TEN weeks on, Hong Kong’s anti-government demonstrations have changed in nature, but show few signs of ending soon. Over the weekend, flash-mob style protests across the territory stretched the capabilities of an exhausted police, while leading to a sharp increase in violence employed by both sides. Protesters threw projectiles at police. On at least one occasion, a petrol bomb was hurled at the entrance to a police station. Police, in turn, have grown more ruthless, using methods that cause injury. Some have dressed like protesters, in black T-shirts and yellow hard-hats, and infiltrated crowds in order to catch and pin down those taking part in what they deem to be riots. Since August 5th police have used more tear gas and rubber bullets than in the previous two months put together. They are readier to fire at short range and even use tear gas in confined spaces with risks to the public, such as when chasing protesters into mass-transit stations and down the escalators.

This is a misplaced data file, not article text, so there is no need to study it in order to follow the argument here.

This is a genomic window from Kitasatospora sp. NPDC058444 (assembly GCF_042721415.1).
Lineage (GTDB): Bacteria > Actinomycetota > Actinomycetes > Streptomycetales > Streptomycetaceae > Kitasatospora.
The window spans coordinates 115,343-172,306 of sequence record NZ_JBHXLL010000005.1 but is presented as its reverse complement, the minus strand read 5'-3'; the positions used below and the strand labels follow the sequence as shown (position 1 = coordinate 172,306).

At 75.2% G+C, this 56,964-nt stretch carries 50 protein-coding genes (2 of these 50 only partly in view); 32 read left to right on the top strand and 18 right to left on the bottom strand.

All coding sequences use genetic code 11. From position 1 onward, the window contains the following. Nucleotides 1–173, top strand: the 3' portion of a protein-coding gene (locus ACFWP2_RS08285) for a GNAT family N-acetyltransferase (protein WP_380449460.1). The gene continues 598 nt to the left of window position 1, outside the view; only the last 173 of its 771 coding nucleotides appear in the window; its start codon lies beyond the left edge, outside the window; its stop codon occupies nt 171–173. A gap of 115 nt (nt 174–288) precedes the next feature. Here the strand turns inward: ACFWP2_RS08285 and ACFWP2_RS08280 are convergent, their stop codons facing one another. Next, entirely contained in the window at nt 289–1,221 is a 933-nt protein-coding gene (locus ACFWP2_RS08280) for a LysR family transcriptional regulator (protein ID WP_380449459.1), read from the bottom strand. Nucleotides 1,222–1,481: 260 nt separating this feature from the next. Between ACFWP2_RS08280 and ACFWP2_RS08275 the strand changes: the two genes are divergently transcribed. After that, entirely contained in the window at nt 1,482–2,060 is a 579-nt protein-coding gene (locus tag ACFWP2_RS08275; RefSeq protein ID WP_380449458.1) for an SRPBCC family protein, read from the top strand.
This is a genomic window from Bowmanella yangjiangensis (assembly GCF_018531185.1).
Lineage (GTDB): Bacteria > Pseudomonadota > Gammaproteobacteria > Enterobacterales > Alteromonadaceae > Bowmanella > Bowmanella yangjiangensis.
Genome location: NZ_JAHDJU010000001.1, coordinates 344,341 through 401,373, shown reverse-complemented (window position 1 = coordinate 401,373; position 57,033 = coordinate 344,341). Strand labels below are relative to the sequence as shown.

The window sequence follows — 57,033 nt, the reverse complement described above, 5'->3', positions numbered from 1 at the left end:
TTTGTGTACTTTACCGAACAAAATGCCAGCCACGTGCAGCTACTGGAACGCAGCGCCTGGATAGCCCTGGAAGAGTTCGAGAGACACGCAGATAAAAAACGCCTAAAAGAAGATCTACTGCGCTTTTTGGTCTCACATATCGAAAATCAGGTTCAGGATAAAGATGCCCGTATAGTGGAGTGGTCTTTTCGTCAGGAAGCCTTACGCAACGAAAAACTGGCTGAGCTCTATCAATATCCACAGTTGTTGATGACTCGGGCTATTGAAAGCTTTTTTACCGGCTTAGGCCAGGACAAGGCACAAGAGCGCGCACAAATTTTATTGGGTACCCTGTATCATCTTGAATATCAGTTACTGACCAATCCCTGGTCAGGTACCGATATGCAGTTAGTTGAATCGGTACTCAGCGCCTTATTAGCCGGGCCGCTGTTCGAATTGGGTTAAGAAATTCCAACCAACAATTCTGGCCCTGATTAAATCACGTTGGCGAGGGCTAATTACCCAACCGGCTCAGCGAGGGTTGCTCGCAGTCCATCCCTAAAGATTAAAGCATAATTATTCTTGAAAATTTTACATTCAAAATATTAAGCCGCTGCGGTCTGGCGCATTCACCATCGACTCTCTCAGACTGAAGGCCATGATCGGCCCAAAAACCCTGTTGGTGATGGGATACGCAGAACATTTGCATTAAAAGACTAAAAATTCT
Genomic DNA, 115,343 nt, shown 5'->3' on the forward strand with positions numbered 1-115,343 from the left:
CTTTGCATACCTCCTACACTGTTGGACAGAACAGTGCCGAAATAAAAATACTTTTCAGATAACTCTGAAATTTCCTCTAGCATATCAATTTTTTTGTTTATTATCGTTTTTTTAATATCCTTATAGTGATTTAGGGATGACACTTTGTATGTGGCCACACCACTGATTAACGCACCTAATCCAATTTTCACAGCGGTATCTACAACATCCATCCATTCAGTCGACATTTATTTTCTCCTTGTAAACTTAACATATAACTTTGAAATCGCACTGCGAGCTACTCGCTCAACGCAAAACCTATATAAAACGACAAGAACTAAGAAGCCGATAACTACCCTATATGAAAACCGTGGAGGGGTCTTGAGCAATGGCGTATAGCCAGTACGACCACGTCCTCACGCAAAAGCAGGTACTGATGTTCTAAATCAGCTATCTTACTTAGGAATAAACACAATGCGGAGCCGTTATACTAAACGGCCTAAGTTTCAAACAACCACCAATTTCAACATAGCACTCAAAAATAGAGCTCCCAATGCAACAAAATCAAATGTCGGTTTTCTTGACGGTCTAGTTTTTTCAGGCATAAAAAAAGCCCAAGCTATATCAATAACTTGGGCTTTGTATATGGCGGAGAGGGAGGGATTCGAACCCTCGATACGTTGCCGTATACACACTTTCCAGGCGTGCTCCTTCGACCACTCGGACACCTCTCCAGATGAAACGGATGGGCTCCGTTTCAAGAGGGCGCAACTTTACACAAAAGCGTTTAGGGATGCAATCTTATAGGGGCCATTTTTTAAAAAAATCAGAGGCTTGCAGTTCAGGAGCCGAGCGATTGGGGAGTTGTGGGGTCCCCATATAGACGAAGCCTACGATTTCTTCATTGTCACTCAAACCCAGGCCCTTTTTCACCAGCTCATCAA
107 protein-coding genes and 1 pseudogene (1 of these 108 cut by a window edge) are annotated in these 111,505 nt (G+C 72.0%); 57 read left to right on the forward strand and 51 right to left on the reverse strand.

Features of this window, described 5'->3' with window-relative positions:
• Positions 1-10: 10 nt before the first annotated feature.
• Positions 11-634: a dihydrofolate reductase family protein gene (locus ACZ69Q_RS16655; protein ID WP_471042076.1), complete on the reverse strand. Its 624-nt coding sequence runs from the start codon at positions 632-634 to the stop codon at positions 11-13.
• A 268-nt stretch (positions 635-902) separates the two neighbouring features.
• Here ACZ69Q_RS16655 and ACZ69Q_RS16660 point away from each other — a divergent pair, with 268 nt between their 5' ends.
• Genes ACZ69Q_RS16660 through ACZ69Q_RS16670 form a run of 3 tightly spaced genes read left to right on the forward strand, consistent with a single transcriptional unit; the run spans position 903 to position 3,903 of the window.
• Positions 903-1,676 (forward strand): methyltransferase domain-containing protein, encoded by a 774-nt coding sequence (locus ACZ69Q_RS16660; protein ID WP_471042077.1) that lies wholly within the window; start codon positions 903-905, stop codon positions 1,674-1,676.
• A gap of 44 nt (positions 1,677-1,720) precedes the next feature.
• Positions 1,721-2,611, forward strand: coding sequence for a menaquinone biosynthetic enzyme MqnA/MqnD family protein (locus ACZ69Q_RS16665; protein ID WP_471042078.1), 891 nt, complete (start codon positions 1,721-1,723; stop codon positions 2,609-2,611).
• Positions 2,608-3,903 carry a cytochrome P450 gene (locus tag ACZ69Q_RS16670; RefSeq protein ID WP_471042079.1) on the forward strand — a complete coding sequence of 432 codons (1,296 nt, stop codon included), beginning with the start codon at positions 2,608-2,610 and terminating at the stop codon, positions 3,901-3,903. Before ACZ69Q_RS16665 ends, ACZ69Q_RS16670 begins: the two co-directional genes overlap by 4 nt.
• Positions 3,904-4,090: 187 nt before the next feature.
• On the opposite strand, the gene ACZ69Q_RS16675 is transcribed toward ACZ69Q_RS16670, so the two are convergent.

It was the plight of one young woman, apparently shot in the eye with a bean-bag round during a demonstration on August 11th, that swiftly changed the dynamics of a separate protest at the international airport, originally planned to take place over three days. Over the weekend, the gathering had been calm and good-natured. Protesters shouted out “welcome to Hong Kong!” to travellers emerging through customs and plied them with leaflets about the pro-democracy cause. They apologised for the inconvenience to travellers, explaining that they were attempting to defend the kind of free and open Hong Kong that visitors like. Cheers echoed around the arrivals hall when travellers gave protesters the thumbs-up.